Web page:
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Cusuamano earns first berth in USGA event, will play in 2018 U.S. Amateur Four-Ball Championship

By: Warren Mayes


Playing golf at a qualify Florida course in May sounds enticing for any golfer and Alex Cusumano is looking forward to the opportunity.

Cusumano, 25, and his playing partner Garrett Marschke, have qualified to play in the 2018 U.S. Amateur Four-Ball Championship.

“It will be the highlight of the summer,” Cusumano said. “We will both be working hard in the spring to prepare making the match play portion of the Four-Ball event.”

Playing in a United States Golf Association is a goal for any amateur golfer. It is a milestone for Cusumano, one of the top local amateurs in the St. Louis area.

“This will be both of our first USGA events. I have been an alternate a handful of times, but they never panned out,” Cusumano said. “It is definitely a great accomplishment to compete in a USGA event, but we aren’t going to take it lightly. We are going down to Jupiter Hills to compete and win and not just be satisfied we made it there.”

The two tied with the veteran team of Brad Nurski and Skip Berkmeyer in the United States Golf Association qualifying tournament at Sunset Country Club. A total of 49 teams vied for the two spots to the 2018 championship. The championship will be played May 19-23 at the Jupiter Hills Club in Tequesta, Florida.

At the national championship, 128 two-player teams will each play their own ball throughout the round. Each team’s score will be determined by using the lower score of the partners for each hole.

After 36 holes of stroke-play qualifying, the field will be reduced to the low 32 teams for the championship’s match-play bracket, from which the eventual champion will be determined.

The Cusumano-Marschke team set a set tremendous pace with a blazing 7-under front 9 in the local qualifier. They finished the round at 10-under 62.

The team of Nurski-Berkmeyer matched that 62 to earn co-medalist honors.

Berkmeyer, of Wildwood, will be in his 31st USGA championship and that includes playing in nine U.S. Amateurs. He has a long list of accomplishments. Berkmeyer was in the field competed in the 2013 U.S. Mid-Amateur Championship, also conducted at the Country Club of Birmingham. He missed the cut.

He is a three-time Missouri State Amateur Champion and a three-time Missouri state Mid-Am champ. Berkmeyer is an 11-time St. Louis Player of the Year and a four-time Missouri Player of the Year.

Nurski, of St. Joseph, is a two-time state champion including this year, among many other tourney titles.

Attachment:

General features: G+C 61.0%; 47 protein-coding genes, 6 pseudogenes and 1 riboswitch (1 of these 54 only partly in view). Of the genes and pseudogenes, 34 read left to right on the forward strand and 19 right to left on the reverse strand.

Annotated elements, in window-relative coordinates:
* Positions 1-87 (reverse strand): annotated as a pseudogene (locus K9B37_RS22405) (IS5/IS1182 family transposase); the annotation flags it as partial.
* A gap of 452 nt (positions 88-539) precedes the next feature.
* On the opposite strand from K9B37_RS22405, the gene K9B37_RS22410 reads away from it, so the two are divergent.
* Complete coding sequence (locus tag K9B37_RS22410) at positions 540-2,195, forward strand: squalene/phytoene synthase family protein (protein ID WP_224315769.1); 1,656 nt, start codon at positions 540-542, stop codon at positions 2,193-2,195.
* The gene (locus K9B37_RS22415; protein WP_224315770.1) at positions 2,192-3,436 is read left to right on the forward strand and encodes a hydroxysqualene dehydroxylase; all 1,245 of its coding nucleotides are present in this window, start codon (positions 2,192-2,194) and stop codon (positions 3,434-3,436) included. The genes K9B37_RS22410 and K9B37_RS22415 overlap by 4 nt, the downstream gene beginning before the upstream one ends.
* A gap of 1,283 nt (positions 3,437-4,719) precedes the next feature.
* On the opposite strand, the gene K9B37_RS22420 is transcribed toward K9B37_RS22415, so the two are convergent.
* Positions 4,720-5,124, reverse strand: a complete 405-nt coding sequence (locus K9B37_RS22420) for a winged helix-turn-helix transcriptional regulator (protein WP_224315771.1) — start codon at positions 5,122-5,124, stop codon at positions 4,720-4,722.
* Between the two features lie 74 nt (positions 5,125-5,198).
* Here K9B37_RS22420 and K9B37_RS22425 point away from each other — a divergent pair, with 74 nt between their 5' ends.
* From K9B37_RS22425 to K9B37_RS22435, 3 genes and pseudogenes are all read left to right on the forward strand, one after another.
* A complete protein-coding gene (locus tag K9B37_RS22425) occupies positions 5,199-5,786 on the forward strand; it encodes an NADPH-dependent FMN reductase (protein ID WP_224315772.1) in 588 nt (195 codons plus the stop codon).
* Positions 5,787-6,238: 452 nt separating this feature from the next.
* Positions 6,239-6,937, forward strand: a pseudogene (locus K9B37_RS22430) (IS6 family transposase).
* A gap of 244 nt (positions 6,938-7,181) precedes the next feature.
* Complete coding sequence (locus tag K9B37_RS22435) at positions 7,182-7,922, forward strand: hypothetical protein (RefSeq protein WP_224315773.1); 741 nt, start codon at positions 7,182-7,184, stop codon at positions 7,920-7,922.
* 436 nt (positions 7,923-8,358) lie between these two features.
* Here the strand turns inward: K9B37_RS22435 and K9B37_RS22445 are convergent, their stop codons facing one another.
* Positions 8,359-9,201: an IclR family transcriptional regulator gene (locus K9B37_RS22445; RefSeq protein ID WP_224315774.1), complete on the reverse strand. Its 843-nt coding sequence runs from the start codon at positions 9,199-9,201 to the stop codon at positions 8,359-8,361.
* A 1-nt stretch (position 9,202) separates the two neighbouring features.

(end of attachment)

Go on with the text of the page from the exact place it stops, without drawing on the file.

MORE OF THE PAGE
“I told Garrett they were the team to beat,” Cusumano said. “They are both excellent players and an even better team. Missouri will be represented very well.”

Marschke, 22, will graduate from North Georgia University next spring.

“Garrett was recruited to play at Loyola with me,” Cusumano said. “I was a senior, and he was an incoming freshman. I spotted his talent right away, and we have been playing partners ever since. We would always setup ‘friendly’ games and matches at school, and I do not think we have lost one to this day.

“After I graduated from Loyola of Chicago, he transferred back to North Georgia.”

This was the first time either of player has played in the Four-Ball qualifier.

“I texted him earlier this year, and motivated him to sharpen up his game for the qualifier at Sunset,” Cusumano said. “He flew in from Atlanta and stayed with me for the weekend. This date was highlighted on our calendar, and we were looking forward to it all summer.”

Four ball is the name of a golf format in which two golfers partner one another, each golfer playing his or her own golf ball throughout, and the lower of the partners’ scores counting as the team score on each hole.

Four ball is usually played as match play, with two, 2-person teams facing off. In fact, that is where the name “four ball” comes from: In a four ball match, there are four golf balls in play on each hole.

Four-Ball is an excellent format because it brings out the best golfer in each player, Cusumano said.

“In a typical stroke play competition, you have to stay levelheaded and keep composure. In a team best ball event, you can let your emotions and competitive nature take over,” Cusumano said. “You are playing 18 separate holes with another great player, instead of 18 combined holes by yourself.”

Sunset Hills was a good test for the qualifier, Cusumano said.

“I was very impressed with Sunset Hills. The course was in excellent condition,” Cusumano said. “I have only been out there a handful of times, but they did an excellent job setting up the course. The greens are some of the best in St. Louis, right up there with Norwood Hills.”

Cusumano and Marschke played well.

“We traded birdies for much of the front nine. Garrett dropped a handful of putts in which I didn’t need to finish the hole,” Cusumano said. “I birdied two of the par 5s and another par 4. We made it very easy on each other.

The pair did not have a score in mind to shoot in the round.

“We did not put a number or expectation on the day. We knew that we were one of the best teams, and we just needed to take it one hole at a time,” Cusumano said. “We were both very pleased to post a 10-under, and felt we had a good chance to medal.

“I must admit, we were definitely sweating a few teams finishing up. It is never stress free when there are just two spots available.”

They survived and qualified. And that earned a spot in the USGA tourney and trip to Florida to play golf. Now that’s something to look forward to doing.

 

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